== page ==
Hot answers tagged

7

Sorry if this simple answer comes across as too basic. But you really could get the decided by looking at your own setup. Rewire at the end that has more slack cable in case you need to cut it off some to re-do it. Evaluate if the wall jack is reliable if re-wired. It may need replacing if not reliable for multiple re-configurations. Evaluate if the press ...


5

You can patch it with hydraulic cement similar to this type You need to carefully remove all loose material and clean the area. The cement is fast setting and expands slightly as it sets, making a tight seal. Only mix as much as you can use in a few minutes.


4

First, make sure any loose or chipping paint is removed. Second, for an area that large, I would use joint compound instead of spackle. Also, a wide taping knife will help. One more tip: For a relatively small area such as this in an existing house, in order not to get so much dust in your house, I recommend the following: Be careful not to apply too ...


4

Microwaves work by exciting the molecules in liquids that then trasfer their heat into surrounding materials. To be safe, "microwavable" products have water in them so that the water molecules are what heats up. If you use a product not designed for this, you could end up volatizing (vaporizing) VOCs (Volatile Organic Compounds) that are not only harmful, ...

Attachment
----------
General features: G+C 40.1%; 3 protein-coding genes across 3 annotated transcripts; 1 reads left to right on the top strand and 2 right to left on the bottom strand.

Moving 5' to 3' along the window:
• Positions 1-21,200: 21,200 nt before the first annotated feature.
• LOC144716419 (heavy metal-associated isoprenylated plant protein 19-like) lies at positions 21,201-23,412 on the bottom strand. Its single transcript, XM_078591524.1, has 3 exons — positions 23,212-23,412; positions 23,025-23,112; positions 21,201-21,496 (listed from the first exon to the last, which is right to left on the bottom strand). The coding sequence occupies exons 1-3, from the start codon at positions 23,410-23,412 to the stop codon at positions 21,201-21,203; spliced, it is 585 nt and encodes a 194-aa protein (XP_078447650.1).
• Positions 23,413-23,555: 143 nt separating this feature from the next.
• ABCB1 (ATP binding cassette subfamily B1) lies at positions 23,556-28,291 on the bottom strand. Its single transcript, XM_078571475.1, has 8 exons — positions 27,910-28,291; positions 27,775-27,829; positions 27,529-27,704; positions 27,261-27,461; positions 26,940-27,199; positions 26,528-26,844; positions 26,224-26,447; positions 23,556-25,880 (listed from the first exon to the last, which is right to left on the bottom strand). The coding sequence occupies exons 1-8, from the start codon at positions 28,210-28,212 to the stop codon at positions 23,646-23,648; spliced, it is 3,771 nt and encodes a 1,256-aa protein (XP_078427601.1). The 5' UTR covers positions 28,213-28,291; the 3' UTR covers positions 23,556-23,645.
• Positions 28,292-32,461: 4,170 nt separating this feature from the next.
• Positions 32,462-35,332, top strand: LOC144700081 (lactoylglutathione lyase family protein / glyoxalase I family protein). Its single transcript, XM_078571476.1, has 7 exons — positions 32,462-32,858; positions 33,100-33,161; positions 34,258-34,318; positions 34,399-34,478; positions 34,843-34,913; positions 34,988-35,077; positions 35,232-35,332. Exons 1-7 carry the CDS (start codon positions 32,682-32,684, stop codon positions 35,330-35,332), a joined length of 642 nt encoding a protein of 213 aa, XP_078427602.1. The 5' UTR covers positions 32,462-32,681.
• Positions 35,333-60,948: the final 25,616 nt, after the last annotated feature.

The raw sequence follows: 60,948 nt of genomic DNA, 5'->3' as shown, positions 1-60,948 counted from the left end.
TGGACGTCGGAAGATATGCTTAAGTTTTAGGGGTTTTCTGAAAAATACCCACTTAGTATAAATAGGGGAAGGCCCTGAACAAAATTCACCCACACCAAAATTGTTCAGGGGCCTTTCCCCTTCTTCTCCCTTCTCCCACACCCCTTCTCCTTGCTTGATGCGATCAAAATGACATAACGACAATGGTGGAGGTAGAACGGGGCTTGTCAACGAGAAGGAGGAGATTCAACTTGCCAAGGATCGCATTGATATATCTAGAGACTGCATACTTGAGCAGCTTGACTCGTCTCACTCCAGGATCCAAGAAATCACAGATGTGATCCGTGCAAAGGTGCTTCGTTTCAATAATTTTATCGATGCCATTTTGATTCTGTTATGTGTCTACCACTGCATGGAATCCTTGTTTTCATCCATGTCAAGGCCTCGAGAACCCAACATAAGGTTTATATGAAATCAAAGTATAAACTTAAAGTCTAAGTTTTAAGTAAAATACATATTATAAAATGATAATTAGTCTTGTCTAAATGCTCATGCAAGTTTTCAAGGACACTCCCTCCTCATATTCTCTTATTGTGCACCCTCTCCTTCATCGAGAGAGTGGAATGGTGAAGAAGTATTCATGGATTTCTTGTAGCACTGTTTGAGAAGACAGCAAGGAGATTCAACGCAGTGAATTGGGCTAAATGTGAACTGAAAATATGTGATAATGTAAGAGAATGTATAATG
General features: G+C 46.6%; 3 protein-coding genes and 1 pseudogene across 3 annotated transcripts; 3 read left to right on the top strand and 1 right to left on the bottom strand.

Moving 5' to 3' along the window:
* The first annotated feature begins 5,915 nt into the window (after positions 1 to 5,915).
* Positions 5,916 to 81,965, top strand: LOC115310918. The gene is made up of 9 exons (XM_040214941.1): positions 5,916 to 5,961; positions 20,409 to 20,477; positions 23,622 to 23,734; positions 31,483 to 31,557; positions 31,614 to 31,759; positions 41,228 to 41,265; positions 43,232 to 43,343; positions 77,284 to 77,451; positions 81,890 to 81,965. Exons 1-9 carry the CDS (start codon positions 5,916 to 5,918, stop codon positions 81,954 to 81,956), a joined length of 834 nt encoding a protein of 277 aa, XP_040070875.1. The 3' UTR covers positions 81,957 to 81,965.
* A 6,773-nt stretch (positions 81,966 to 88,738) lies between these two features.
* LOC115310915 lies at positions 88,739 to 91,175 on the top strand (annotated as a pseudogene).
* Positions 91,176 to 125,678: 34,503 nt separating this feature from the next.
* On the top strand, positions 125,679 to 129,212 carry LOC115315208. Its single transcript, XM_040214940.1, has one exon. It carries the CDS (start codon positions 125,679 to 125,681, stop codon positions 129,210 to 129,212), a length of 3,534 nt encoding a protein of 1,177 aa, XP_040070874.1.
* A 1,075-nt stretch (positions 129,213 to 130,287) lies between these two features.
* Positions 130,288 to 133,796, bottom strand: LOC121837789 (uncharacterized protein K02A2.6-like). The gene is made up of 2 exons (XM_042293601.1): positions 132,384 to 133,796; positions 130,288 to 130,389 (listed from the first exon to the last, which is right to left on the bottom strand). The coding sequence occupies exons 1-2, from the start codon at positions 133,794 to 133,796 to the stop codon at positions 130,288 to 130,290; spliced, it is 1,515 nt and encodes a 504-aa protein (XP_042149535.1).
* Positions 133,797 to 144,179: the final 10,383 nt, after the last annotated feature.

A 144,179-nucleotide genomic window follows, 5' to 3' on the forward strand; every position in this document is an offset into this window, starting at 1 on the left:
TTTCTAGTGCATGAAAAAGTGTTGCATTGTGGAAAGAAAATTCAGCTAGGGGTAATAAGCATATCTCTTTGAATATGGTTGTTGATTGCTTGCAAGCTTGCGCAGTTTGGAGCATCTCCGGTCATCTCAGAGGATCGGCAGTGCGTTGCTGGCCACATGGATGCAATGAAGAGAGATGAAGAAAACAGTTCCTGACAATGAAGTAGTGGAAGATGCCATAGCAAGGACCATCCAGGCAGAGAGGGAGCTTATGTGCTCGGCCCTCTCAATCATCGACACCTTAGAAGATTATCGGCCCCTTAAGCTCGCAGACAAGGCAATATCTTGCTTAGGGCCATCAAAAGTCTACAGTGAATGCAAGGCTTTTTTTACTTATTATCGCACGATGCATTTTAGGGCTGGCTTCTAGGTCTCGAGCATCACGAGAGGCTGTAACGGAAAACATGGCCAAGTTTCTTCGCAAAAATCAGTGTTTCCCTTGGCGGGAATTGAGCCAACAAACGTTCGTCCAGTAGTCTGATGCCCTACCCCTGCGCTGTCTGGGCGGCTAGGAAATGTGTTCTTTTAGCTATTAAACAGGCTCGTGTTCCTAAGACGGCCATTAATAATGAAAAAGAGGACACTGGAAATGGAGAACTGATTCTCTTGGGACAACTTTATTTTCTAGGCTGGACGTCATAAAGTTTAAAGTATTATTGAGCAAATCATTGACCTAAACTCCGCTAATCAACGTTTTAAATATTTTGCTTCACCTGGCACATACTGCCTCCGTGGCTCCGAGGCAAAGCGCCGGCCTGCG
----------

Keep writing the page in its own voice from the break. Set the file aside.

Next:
3

No. Or maybe yes. Replicating wood grain even in painted wood or synthetic wood is very difficult. If you create holes large enough for togglers (3/8" minimum), you'll almost certainly need to sculpt the grain channels into the wood filler. If you're a crafty person, it can be done. Of course you'll likely need to paint the entire door face to achieve a ...


3

There are better options to attach temporarily fixtures. I would first try using 3M Command Strips to secure the organizer to the door. In this way you can easily take it down without drilling holes in your door. They also make velcro so you can remove the organizer and put it back later if you wish.


3

Could be that your mud wasn't mixed well and had settled a bit, leaving excess water on top. A firmer application or a more thorough mix might've helped prevent bubbles. At any rate, just skim it again, and press firmly using the edge of the blade. If you do it right it won't even need sanding (or maybe just a wipe).


3

Use a non selective herbicide to kill off the weeds, give it time to get to the roots and destroy them too so when you get a power washer, it will clean EVERYTHING out. Dirt that got in there for the weeds to start on has got to go. The roots that are buried in the cracks will decay and turn to dirt too over time, that is why the herbicide has to have time ...


3

Cut the foam flush, cover it with real drywall, and apply your mud over that.


3

Cold patch asphalt repair can be packed into holes and stands up well for standard car/truck use. If the hole is really deep you can pack crushed rock to fill the hole and save some $. I would not use pea gravel to fill the deeper holes as it never locks together like crushed rock. After filling and adding the patch material I like to run over it with my ...


3